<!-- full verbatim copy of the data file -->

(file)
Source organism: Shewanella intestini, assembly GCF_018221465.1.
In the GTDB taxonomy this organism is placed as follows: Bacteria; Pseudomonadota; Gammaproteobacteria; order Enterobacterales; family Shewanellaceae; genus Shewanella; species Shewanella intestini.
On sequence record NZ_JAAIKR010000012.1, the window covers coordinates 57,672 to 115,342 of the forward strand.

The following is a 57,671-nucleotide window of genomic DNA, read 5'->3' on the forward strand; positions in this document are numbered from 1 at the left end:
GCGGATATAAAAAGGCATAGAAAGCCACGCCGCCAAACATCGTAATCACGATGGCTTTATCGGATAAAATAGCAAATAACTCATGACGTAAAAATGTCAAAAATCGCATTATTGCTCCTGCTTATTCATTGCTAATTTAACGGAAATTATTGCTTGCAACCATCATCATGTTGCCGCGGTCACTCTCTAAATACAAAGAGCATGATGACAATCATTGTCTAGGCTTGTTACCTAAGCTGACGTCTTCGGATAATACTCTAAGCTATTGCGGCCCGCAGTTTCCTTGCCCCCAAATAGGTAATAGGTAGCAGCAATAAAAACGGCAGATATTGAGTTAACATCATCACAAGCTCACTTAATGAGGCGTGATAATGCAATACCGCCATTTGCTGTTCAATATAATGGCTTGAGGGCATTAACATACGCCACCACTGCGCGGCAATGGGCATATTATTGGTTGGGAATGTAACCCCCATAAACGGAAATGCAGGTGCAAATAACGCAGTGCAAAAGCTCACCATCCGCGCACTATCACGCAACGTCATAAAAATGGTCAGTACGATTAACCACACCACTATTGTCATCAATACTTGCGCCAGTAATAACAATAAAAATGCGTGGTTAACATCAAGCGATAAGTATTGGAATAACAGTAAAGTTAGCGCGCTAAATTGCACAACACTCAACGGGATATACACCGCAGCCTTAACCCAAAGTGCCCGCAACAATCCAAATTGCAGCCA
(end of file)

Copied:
Source organism: Shewanella intestini, assembly GCF_018221465.1.
In the GTDB taxonomy this organism is placed as follows: Bacteria; Pseudomonadota; Gammaproteobacteria; order Enterobacterales; family Shewanellaceae; genus Shewanella; species Shewanella intestini.
On sequence record NZ_JAAIKR010000012.1, the window covers coordinates 57,672 to 115,342 of the forward strand.

The following is a 57,671-nucleotide window of genomic DNA, read 5'->3' on the forward strand; positions in this document are numbered from 1 at the left end:
GCGGATATAAAAAGGCATAGAAAGCCACGCCGCCAAACATCGTAATCACGATGGCTTTATCGGATAAAATAGCAAATAACTCATGACGTAAAAATGTCAAAAATCGCATTATTGCTCCTGCTTATTCATTGCTAATTTAACGGAAATTATTGCTTGCAACCATCATCATGTTGCCGCGGTCACTCTCTAAATACAAAGAGCATGATGACAATCATTGTCTAGGCTTGTTACCTAAGCTGACGTCTTCGGATAATACTCTAAGCTATTGCGGCCCGCAGTTTCCTTGCCCCCAAATAGGTAATAGGTAGCAGCAATAAAAACGGCAGATATTGAGTTAACATCATCACAAGCTCACTTAATGAGGCGTGATAATGCAATACCGCCATTTGCTGTTCAATATAATGGCTTGAGGGCATTAACATACGCCACCACTGCGCGGCAATGGGCATATTATTGGTTGGGAATGTAACCCCCATAAACGGAAATGCAGGTGCAAATAACGCAGTGCAAAAGCTCACCATCCGCGCACTATCACGCAACGTCATAAAAATGGTCAGTACGATTAACCACACCACTATTGTCATCAATACTTGCGCCAGTAATAACAATAAAAATGCGTGGTTAACATCAAGCGATAAGTATTGGAATAACAGTAAAGTTAGCGCGCTAAATTGCACAACACTCAACGGGATATACACCGCAGCCTTAACCCAAAGTGCCCGCAACAATCCAAATTGCAGCCA